Later, I met David through my friend Keith Davis when I was working at Artforum. David came in one night to borrow money from Keith, and I knew he was the one that did the stencils. Next summer, Keith took me to the art pier off Canal Street. David had been working there for a couple of years already, but by then they had opened it up to other artists and lots of people were fighting over which wall they would get. It was still very exciting. The pier was completely outside of the gallery system, which David loved of course. People were just working on the walls, nothing was for sale, nothing could really be bought, although people were coming in and trying to chip things off the walls. It was a really funky space, there were holes in the floor where you could fall into the river if you weren’t looking out for your step.

VC: At what point did you begin writing for The Village Voice?

CC: I was doing design at The Village Voice, and I said: ‘You really should be covering the galleries in my neighbourhood. This is a big deal.’ They said, ‘Well, write something if you want.’ That was in 1984, and I went to all the galleries and did the first piece about the East Village scene. This was a ‘bad neighbourhood’ when I moved here, there was a lot of crime right down the street from me. According to The New York Times, it was the ‘epicentre of the world heroin trade’. There were lots of abandoned storefronts. It was a really wonderful thing, people who’d never had any experience at a gallery before decided to take these storefronts and open art galleries.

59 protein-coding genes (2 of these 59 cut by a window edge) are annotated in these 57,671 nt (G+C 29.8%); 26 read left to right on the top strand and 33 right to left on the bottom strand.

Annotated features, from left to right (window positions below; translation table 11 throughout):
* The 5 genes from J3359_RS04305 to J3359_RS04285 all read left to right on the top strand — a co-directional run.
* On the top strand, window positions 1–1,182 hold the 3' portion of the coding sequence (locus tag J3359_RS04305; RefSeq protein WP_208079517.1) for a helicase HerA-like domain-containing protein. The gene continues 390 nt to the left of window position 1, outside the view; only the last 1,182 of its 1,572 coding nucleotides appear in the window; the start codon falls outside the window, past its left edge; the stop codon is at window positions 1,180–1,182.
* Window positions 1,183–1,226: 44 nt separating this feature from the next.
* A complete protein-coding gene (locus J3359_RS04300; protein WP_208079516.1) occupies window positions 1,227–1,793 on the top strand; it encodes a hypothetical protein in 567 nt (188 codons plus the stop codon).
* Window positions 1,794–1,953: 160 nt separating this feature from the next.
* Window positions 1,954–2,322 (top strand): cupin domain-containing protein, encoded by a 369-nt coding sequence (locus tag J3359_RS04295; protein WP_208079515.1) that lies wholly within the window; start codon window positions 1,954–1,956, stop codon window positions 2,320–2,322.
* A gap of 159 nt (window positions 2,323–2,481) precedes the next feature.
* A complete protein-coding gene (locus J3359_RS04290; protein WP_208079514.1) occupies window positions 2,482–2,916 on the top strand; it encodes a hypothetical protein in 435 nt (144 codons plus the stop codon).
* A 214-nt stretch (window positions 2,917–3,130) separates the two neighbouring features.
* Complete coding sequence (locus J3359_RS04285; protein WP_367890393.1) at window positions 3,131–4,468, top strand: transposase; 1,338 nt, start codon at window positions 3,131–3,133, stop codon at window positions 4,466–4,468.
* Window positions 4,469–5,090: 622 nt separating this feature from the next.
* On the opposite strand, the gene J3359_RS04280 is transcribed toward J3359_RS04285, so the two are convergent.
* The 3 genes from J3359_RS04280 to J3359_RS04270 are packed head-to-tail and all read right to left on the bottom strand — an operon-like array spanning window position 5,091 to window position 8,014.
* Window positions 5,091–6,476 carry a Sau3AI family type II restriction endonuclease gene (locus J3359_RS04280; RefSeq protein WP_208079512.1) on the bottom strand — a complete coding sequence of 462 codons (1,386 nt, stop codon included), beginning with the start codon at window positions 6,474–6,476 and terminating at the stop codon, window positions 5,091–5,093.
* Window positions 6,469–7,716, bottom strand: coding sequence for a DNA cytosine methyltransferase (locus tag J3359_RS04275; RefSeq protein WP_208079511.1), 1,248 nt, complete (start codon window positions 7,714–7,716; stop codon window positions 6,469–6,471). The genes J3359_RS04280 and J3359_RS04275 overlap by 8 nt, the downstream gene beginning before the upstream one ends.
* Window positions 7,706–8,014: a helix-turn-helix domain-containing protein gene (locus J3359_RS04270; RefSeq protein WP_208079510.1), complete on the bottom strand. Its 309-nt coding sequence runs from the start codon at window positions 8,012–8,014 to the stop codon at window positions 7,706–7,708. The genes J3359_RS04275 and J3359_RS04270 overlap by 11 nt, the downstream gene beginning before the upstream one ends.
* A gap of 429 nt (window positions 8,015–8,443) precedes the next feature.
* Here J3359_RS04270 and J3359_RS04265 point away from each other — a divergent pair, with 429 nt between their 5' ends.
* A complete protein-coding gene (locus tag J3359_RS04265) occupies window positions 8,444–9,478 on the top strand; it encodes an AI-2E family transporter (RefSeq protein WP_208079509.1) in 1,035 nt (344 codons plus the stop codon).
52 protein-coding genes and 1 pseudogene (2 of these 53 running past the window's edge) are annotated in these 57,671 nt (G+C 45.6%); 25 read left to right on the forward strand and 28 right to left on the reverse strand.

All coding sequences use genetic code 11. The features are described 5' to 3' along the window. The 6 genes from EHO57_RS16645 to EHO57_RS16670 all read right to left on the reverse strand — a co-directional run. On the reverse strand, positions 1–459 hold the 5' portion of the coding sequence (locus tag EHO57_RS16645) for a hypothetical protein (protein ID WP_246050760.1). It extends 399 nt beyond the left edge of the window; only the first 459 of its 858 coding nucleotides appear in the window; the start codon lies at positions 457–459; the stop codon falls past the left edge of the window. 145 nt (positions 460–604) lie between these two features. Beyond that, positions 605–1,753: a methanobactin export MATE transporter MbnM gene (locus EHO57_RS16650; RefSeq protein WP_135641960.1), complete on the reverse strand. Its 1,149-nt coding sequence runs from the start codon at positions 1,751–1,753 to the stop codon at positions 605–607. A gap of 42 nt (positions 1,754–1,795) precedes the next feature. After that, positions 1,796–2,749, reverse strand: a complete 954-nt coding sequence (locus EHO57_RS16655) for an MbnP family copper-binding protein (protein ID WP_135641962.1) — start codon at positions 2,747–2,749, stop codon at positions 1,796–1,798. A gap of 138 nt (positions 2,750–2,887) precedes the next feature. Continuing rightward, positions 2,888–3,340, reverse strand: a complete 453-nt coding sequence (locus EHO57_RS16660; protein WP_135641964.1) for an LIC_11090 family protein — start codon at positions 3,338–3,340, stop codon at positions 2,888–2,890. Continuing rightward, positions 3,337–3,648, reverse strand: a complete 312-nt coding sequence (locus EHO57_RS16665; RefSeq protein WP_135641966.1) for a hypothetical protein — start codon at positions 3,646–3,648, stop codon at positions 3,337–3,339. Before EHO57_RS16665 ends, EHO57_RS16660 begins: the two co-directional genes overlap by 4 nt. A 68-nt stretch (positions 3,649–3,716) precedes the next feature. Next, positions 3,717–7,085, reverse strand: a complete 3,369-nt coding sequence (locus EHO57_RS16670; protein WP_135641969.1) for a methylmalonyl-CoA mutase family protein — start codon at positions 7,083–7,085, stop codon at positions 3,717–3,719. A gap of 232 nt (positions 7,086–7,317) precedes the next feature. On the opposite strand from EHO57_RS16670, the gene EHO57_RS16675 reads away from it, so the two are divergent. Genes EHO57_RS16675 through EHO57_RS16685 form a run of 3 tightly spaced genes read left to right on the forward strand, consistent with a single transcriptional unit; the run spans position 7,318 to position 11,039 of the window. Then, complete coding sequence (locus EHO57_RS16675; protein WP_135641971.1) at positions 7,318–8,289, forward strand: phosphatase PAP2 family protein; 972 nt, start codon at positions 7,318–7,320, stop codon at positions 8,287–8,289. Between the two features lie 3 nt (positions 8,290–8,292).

VC: Your biography [Fire in the Belly] about David came so much later. Why did you decide to write about him and what was that process like? 

CC: I did the biography because his boyfriend, Tom Rauffenbart, who at that point was the executor of his estate, asked me to write it. Someone once said, ‘These aren’t biographies, they’re cultural histories,’ and I think in a way that really is true. The context is important, so in the book about David, I could write about the East Village scene, which by then had pretty much disappeared. I could write about the culture wars here and the Aids crisis, both of which I had covered quite extensively at The Village Voice

After that, I got to know him a little better. When I heard that he was really sick, I called him up and said, “If you need any help, I’ll do whatever you need.” I was told that he didn’t want anyone to visit him. He did go through periods like that, where he was just isolating. He would occasionally call me, and would talk about whatever was going on with him, the newest horrible turn in his illness, his ideas. I went to visit him when he was in the hospital, and that’s when I met Tom, the boyfriend. In retrospect, I feel very lucky because he had kept out a lot of his old friends from the scene, but he was allowing me and a few people to come over. Then, years later, Tom asked me to write the biography.

“You could see that Jean Pierre was this emotional centre for him, and someone who he felt would support him even at that great distance” – Cynthia Carr